Will Freeman (Grant) lives on such an island, a North London apartment cluttered with the requisite recreational diversions -- DVDs, CDs, crap game shows, men's magazines and cappuccino machines. Indeed, he's proud to say he is an island -- Ibiza, to be precise. He's trivial, useless and proud of it, a rich-boy slacker living off the royalties of a wretched Christmas jingle ("Santa's Super Sleigh") penned by his one-hit-wonder dad. He does nothing, wants for nothing, needs nothing ... and is, in his own proud estimation, something of a nothing himself. "I didn't mean anything about anything to anyone," Will summarizes in voiceover, his voice full of hollow pride. To the couple who beg him to be godfather to their newborn girl, he's even more blunt, rejecting their invitation by insisting he'd likely shag her upon her eighteenth birthday. They're horrified, but he insists, "No, I am this shallow." God willing, he figures, he'll end up childless and alone. Such are the limitations of his imagination. He's a shadow flitting through a world of real people who do real things and have real emotions.
Will's counterpart -- his doppelganger, really -- is Marcus (Nicholas Hoult), the unhappy son of Fiona, a "daft fucking hippie" with suicidal tendencies played by Toni Collette, whose pale visage and red-rimmed eyes suggest she killed herself long ago. Twelve-year-old Marcus is as scruffy and uncool as Will is up-to-the-second hip; he sports thrift-store sweaters, a refugee's beat-up brown shoes and the unkempt eyebrows of a demonic Damien. He's willing to suffer any indignation just to keep his mother from crying, and Hoult gives a rich, nuanced performance, looking throughout as though he's about to shout, smile or both.
Will and Marcus cross paths -- accidentally, at first -- and the two help each other evolve. Theirs becomes less a friendship than a mentorship, only it's never clear who's tutoring whom. Will teaches Marcus there's more to life than his mother's penchant for singing Roberta Flack with her eyes closed; Marcus shows Will there's profound warmth and comfort to be taken from the company of others, especially Rachel (Rachel Weisz), a single mother who initially believes there's depth to Will's kiddie pool. After bouts of contempt and wariness and ugly bitterness, boy teaches man, and man reaches boy.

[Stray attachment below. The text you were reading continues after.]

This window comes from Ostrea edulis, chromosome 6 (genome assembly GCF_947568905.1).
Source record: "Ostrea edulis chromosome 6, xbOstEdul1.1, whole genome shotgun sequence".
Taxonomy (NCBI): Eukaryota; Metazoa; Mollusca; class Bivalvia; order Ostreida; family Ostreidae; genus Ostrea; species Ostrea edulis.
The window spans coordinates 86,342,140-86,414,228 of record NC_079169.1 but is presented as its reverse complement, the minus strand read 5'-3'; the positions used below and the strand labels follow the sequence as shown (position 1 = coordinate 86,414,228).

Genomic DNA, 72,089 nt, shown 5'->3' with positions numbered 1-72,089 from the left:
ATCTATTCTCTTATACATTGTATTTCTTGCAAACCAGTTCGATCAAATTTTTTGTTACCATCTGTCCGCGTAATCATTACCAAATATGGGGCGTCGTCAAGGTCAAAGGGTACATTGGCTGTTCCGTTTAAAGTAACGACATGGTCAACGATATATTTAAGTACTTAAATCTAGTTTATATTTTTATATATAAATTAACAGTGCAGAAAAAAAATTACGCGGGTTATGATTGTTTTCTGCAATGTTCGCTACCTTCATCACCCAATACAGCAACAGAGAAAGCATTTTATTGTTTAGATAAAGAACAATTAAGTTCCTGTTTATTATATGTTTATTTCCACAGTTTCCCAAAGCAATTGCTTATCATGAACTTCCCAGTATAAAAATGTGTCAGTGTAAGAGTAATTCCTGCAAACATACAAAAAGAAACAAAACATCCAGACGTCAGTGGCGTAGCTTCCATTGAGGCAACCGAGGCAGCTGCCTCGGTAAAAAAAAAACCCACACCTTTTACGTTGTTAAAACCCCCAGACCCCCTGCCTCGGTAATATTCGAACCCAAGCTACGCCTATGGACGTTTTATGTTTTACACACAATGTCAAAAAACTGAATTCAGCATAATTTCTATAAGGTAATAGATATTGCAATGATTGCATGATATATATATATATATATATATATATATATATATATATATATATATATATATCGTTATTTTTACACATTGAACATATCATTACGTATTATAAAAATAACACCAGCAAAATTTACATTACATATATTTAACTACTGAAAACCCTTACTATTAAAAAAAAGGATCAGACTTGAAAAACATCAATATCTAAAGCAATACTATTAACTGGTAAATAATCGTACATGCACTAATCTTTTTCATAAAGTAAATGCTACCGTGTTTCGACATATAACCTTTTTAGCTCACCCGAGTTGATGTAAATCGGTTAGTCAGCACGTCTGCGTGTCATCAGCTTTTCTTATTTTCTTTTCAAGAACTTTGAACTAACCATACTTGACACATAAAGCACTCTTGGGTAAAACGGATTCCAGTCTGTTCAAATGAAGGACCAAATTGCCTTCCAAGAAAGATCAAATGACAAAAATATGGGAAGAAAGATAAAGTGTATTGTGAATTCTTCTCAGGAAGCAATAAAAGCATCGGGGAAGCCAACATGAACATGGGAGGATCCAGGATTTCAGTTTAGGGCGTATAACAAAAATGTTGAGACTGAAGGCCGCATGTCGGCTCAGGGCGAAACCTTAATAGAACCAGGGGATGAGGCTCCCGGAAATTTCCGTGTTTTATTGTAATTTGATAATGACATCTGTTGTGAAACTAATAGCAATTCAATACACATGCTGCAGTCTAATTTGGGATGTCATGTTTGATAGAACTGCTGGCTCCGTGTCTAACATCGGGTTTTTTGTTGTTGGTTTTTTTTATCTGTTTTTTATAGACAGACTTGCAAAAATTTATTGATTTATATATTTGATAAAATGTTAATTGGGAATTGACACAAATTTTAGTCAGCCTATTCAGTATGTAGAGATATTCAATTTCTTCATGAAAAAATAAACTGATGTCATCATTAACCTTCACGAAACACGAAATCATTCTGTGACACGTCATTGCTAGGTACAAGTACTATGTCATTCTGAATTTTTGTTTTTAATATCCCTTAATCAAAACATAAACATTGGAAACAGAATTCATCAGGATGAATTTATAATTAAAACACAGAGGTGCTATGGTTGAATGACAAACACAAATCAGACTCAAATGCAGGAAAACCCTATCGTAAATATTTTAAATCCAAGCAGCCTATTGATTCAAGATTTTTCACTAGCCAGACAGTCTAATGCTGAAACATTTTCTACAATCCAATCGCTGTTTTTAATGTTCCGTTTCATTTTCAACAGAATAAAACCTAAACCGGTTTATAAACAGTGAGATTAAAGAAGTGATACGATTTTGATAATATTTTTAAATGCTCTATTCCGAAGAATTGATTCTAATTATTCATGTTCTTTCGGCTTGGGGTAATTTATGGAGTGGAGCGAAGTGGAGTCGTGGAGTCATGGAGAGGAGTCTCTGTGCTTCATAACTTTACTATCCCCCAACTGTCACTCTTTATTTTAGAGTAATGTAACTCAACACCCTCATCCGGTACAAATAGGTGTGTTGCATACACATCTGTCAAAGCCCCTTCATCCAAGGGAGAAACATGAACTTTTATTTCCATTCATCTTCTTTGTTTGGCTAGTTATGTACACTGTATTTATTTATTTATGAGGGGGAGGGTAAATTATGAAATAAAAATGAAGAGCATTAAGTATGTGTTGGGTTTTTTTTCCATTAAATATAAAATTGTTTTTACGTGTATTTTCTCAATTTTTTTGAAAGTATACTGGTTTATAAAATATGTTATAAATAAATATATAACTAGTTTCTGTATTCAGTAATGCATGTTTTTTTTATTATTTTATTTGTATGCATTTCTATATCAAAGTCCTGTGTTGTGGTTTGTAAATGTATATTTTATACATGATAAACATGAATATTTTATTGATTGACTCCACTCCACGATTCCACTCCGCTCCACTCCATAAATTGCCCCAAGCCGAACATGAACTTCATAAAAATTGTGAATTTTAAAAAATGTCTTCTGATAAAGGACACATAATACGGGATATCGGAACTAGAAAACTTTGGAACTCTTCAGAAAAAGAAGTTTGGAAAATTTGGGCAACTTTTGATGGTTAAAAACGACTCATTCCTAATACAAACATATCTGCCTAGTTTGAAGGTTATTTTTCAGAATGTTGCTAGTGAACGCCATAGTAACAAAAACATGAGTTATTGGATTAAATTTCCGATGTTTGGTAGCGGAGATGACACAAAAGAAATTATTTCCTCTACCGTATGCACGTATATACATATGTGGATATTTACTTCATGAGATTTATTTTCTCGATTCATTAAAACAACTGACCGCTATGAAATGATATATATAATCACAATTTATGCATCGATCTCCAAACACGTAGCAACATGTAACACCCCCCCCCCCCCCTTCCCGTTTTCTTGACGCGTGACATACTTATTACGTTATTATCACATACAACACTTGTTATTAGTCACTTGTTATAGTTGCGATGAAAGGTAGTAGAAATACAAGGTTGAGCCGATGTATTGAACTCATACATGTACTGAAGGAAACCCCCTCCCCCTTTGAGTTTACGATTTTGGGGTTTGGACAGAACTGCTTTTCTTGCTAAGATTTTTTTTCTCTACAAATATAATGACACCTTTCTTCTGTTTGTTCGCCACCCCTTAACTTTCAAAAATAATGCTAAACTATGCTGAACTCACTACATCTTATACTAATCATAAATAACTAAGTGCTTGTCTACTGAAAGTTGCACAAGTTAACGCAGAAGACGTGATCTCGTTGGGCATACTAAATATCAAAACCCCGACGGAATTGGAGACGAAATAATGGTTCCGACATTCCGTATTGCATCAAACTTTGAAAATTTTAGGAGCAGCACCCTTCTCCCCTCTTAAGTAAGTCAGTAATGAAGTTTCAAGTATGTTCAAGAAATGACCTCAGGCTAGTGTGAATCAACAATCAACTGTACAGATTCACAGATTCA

About a Boy, written and directed by American Pie's Chris and Paul Weitz (Paul Hedges contributed a screenplay not used), is the third cinematic adaptation of a Nick Hornby novel, and it's easily the best -- not because it's the closest to the source material (High Fidelity, despite being moved to Chicago, reads almost like the screenplay co-written by star John Cusack) but because it's more interested in the soul of the novel than the source itself. Will is still a closed-off prick -- his idea of the perfect date is the single mother who has so lowered her standards that a self-satisfied narcissist such as Will becomes quite a good choice -- but his evolution feels organic and inevitable, more so than in the novel.
That has a good deal to do with Grant, speaking in a North London accent, who has never felt more substantial or real. His newly shorn hair reveals a slightly weary and aging countenance, and the self-absorbed glint in his eyes -- the one that did so much of his acting for him in Notting Hill and Four Weddings and a Funeral -- has dimmed slightly. Will is worn out from doing nothing, and Grant plays him like a man ashamed of himself but too embarrassed to admit it or even do anything about it, until Marcus shows up on his doorstep one day after school and forces him to confront his worthlessness.
Perhaps the most remarkable aspect of About a Boy is how substantial it plays -- as a feel-good film with weight, a knowing comedy with dramatic depth. Its characters engage the audience so that you don't merely relate but empathize, which is something most films don't bother to do these days. And the score, done entirely by Badly Drawn Boy, serves to further suck you in and underscore the emotion; Damon Gough manages to turn a suicide note into an ode to everlasting love. The commingling of music and narrative is, at times, almost overwhelming.
Fans of the novel might scoff at the feel-good ending -- the Weitzes do away with the bit about Kurt Cobain's death (the novel was set in 1993, and it wouldn't make sense 10 years on) and the arrest of Marcus' new would-be girlfriend. But it strikes the right chord nonetheless. Besides, modifications were necessary: Hornby's novels tend to just end anyway, as though he'd decided to write to page 307 and stop there regardless. So skip Star Wars, this weekend at least; you know Anakin Skywalker grows up to become Darth Vader, but what will Marcus and Will become when they grow up? Us, probably.